Doctors would also be required to have treated patients for at least six months before they could order low-THC products for them. Physicians who work for “dispensing organizations” would be barred from ordering the low-THC treatment for patients.
The proposal would also limit dispensing organizations to selling 30-day supplies and prohibit the retail establishments from selling anything other than physician-ordered low-THC products and paraphernalia.
The 2014 law legalized non-euphoric marijuana for patients with cancer or who suffer from chronic muscle spasms, after lobbying by parents of children with severe epilepsy.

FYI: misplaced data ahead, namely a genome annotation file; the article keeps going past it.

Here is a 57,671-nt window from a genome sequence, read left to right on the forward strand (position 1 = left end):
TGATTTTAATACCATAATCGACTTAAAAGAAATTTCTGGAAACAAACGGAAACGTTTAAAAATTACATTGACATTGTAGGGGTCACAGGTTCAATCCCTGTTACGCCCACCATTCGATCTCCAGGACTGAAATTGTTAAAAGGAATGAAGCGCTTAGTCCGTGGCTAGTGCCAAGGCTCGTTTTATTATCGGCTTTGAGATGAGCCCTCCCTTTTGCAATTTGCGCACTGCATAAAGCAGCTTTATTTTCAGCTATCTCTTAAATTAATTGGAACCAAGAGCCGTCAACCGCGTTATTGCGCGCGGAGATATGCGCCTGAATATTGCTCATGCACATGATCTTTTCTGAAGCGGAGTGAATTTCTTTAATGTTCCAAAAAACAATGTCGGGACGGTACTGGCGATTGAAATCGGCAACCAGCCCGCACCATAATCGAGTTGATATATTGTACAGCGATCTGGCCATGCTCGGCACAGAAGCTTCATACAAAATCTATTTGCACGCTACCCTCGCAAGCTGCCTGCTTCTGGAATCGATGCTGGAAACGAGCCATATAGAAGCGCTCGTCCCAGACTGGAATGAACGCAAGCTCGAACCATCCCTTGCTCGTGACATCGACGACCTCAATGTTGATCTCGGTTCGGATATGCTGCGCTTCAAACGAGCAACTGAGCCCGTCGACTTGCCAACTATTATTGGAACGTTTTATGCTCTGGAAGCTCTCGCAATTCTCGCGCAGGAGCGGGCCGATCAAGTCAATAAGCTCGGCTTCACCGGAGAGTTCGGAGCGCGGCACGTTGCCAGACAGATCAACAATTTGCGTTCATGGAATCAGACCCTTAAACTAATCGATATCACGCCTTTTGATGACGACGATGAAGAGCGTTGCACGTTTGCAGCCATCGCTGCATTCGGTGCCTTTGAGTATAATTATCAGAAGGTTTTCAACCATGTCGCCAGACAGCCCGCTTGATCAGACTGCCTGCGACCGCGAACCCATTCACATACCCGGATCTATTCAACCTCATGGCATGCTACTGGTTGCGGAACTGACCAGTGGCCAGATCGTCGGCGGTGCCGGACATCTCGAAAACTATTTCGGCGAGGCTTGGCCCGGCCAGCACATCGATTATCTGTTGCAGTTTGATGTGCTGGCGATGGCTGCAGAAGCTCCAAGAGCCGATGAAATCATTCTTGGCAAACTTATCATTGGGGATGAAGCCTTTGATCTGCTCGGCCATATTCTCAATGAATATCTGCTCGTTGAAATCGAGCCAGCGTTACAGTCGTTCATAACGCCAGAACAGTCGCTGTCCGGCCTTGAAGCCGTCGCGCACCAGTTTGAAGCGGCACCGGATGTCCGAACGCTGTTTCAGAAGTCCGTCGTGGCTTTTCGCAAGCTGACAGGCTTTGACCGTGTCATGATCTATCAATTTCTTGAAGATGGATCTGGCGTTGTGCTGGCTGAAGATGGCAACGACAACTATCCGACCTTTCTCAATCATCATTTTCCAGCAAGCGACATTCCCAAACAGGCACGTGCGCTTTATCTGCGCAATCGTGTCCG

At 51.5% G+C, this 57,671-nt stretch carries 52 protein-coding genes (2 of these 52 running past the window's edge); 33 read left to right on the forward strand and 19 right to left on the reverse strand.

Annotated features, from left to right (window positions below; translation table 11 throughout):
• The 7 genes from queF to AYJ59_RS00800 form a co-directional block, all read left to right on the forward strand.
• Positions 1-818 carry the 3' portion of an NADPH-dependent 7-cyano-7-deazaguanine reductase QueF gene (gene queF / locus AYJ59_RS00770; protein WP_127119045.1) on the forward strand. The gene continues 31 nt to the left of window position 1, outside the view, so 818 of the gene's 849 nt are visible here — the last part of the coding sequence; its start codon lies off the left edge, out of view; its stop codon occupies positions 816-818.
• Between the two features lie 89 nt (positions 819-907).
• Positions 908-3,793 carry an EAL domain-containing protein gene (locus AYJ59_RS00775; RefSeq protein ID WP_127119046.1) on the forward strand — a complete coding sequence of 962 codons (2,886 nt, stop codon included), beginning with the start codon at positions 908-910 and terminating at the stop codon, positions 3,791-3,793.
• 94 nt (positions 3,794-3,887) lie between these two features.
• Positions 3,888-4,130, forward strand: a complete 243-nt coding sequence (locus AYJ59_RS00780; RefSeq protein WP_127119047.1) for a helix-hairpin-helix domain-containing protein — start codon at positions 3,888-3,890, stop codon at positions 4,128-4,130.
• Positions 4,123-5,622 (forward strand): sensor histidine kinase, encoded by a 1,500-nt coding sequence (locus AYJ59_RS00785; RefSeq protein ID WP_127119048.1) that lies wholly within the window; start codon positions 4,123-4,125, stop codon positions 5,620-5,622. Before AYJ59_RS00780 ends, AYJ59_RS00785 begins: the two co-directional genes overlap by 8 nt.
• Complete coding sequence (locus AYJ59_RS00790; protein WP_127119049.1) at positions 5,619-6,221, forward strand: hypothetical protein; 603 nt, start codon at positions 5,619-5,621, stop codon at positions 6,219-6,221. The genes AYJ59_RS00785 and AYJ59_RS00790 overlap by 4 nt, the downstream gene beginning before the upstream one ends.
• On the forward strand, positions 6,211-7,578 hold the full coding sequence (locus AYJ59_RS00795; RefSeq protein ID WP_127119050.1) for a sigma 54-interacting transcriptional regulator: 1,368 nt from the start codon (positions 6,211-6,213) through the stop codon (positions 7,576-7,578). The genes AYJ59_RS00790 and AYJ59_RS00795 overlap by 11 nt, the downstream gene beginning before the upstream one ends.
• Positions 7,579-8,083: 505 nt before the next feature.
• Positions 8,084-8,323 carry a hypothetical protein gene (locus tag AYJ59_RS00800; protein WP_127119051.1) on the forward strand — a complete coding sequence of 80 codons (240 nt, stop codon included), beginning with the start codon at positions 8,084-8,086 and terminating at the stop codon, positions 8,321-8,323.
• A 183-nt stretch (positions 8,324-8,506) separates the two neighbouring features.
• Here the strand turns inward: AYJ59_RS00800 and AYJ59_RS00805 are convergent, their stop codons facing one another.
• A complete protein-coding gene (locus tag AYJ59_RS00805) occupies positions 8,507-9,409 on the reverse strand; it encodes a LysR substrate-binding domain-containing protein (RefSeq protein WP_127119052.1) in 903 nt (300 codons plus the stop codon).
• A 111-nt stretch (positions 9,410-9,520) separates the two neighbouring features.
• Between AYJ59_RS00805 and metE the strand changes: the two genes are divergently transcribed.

The bill approved Monday would also impose stricter regulations on dispensing organizations, which will grow, process and dispense the low-THC products. The proposal establishes more regulations for the dispensing organizations, including standards for growing, transporting, testing and labeling the marijuana products.
Brodeur said his proposal is based on laws in other states that have legalized medical marijuana.
“This does a lot of clean-up and the clean-up is not us making policy choices out of thin air,” he said.
The measure would also give the Department of Health the ability to perform surprise inspections and impose up to $10,000 fines. Implementation of the low-THC law has been delayed because of legal challenges to the Department of Health’s proposed rules.